Late in 2008 I did some analysis showing which drivers over their careers helped the stock market most. Who do you root for if you want the stock market to go up? And which winners hit your wallet the hardest?
I have resurrected the data for the 2009 season. I considered the first trading day after a race, and compared the performance of the S&P 500 to the winning driver and manufacturer of the most recent race. Here is what I found:
Kyle Busch’s four wins produced a total stock market gain of 5.7 percent.
Matt Kenseth’s two wins to start the season caused an 8 percent loss in the stock market. Despite not doing any other damage on the track the rest of the year, his two wins in February did enough damage to everybody’s wallets for the whole year. If you look at my list from 2008, the -8 percent Kenseth displayed this past year is enough to put him in the bottom echelon of all-time performers.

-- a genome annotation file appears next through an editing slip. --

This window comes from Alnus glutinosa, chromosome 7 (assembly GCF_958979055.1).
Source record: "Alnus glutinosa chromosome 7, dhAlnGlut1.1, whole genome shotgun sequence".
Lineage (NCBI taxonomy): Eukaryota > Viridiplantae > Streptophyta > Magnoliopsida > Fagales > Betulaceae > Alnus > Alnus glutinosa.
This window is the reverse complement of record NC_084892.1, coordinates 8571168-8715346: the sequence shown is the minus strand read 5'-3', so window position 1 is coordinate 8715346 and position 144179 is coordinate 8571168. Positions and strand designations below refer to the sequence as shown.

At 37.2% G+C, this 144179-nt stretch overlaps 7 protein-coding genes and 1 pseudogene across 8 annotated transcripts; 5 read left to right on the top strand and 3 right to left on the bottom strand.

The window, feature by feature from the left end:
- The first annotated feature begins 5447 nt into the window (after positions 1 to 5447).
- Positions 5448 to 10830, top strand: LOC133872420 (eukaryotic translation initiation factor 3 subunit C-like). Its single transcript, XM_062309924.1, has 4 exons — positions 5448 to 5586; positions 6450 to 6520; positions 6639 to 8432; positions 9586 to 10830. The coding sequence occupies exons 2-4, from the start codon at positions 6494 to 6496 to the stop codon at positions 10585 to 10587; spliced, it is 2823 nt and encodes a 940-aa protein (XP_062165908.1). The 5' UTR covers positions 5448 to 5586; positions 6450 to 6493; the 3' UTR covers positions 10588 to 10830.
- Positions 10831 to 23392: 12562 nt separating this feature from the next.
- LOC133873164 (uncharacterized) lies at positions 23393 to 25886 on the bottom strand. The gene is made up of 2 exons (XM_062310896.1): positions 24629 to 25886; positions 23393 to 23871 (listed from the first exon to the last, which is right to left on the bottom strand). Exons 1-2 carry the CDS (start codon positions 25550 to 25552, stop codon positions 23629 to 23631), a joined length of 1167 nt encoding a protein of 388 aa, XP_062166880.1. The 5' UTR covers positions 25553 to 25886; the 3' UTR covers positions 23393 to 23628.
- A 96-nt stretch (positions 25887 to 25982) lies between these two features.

Maybe people don’t like Jimmie Johnson that much, but his seven wins turned into a positive 4 percent gain in the stock market, good for all of us.
And despite Mark Martin’s -6.7 percent contribution in 2009, his career totals still put him in the top 10 of all-time positive contributors.
Now let’s just consider the per-race average stock market performance for wins. So Matt Kenseth’s negative 8 percent over 2 wins is a negative 4 percent average on this table.
Here we see a lot of single-race winners near the top: David Reutimann, Joey Logano, Jamie McMurray all had a single win, but were able to parlay those wins into positive market performances.
On the flip side, Brad Keselowski and Brian Vickers had individual wins that really hurt the market the next day.
Notice Tony Stewart, in a new role as owner-driver, had a very quiet 0.1% contribution per win. Not rocking the boat at all.
Finally, the most intriguing result of all: Toyota was the only manufacturer that produced a positive stock market effect all year. Maybe foreign automakers aren’t that bad after all?
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